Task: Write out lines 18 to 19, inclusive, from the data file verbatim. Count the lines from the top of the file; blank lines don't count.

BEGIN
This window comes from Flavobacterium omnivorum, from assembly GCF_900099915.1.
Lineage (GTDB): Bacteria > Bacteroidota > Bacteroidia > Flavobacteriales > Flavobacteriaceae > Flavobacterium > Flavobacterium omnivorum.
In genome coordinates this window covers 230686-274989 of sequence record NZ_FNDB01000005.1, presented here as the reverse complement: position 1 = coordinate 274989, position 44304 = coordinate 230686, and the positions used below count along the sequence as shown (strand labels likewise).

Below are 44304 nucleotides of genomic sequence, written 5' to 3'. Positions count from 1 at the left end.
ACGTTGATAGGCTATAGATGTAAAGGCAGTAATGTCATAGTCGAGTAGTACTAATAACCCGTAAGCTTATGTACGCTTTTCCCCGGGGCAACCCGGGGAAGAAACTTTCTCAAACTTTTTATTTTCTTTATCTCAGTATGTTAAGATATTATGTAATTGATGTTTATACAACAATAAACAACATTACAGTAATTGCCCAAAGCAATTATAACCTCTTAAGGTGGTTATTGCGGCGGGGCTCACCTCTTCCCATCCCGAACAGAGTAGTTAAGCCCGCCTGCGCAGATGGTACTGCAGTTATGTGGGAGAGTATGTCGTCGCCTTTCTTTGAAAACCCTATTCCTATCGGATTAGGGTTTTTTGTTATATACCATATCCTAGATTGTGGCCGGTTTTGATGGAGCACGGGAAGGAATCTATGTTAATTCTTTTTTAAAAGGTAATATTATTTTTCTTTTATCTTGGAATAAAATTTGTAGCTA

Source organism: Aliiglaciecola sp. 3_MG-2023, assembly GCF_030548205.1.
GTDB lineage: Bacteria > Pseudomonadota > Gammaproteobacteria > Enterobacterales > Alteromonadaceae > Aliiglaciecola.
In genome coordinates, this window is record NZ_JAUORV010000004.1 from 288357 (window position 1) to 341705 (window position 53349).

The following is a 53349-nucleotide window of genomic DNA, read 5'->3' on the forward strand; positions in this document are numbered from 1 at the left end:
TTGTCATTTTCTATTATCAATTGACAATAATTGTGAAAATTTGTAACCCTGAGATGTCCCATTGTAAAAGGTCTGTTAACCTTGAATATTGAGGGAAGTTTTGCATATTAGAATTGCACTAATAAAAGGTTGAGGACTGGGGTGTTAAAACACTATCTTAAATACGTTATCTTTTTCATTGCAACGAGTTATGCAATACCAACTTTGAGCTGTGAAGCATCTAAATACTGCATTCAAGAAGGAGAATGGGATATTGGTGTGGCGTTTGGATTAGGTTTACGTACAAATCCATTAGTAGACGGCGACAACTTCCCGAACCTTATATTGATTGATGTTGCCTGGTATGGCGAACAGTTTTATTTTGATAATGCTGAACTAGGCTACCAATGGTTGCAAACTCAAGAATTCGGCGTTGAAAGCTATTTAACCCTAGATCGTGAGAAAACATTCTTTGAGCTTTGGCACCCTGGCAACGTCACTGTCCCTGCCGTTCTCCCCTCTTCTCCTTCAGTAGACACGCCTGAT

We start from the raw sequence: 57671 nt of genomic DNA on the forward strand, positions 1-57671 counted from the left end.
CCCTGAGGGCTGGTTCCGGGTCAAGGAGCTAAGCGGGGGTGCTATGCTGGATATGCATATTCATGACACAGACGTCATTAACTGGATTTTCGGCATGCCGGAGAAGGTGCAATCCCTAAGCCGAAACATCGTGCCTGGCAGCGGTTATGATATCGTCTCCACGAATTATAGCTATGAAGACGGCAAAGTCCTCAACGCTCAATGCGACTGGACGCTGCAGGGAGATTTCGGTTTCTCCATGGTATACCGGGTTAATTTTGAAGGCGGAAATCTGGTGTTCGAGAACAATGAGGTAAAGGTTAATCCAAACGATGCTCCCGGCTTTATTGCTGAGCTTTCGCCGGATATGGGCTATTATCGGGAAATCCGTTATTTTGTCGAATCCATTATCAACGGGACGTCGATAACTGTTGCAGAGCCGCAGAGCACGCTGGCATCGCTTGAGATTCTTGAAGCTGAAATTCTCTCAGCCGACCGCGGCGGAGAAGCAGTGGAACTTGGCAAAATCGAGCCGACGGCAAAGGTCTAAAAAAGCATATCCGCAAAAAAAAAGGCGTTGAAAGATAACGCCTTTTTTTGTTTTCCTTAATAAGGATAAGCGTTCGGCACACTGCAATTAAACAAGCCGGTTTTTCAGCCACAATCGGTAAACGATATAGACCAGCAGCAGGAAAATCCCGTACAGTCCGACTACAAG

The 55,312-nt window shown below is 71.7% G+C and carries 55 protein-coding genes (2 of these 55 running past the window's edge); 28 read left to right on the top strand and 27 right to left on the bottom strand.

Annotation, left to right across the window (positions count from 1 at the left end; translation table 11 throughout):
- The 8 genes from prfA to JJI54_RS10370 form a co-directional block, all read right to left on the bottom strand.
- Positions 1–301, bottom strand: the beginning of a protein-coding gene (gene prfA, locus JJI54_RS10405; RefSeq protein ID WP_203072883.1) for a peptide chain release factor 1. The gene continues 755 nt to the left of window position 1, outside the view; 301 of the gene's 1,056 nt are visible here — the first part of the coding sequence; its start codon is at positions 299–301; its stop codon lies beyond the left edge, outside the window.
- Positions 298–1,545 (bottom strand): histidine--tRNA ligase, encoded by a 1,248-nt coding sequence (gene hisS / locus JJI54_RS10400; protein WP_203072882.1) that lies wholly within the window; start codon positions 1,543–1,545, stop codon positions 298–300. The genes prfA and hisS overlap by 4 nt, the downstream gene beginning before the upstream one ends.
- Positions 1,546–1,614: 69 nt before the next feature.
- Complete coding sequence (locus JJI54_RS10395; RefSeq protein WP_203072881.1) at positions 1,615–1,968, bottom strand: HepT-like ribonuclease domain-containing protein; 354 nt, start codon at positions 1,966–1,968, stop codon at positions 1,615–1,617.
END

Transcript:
- Positions 1,546–1,614: 69 nt before the next feature.
- Complete coding sequence (locus JJI54_RS10395; RefSeq protein WP_203072881.1) at positions 1,615–1,968, bottom strand: HepT-like ribonuclease domain-containing protein; 354 nt, start codon at positions 1,966–1,968, stop codon at positions 1,615–1,617.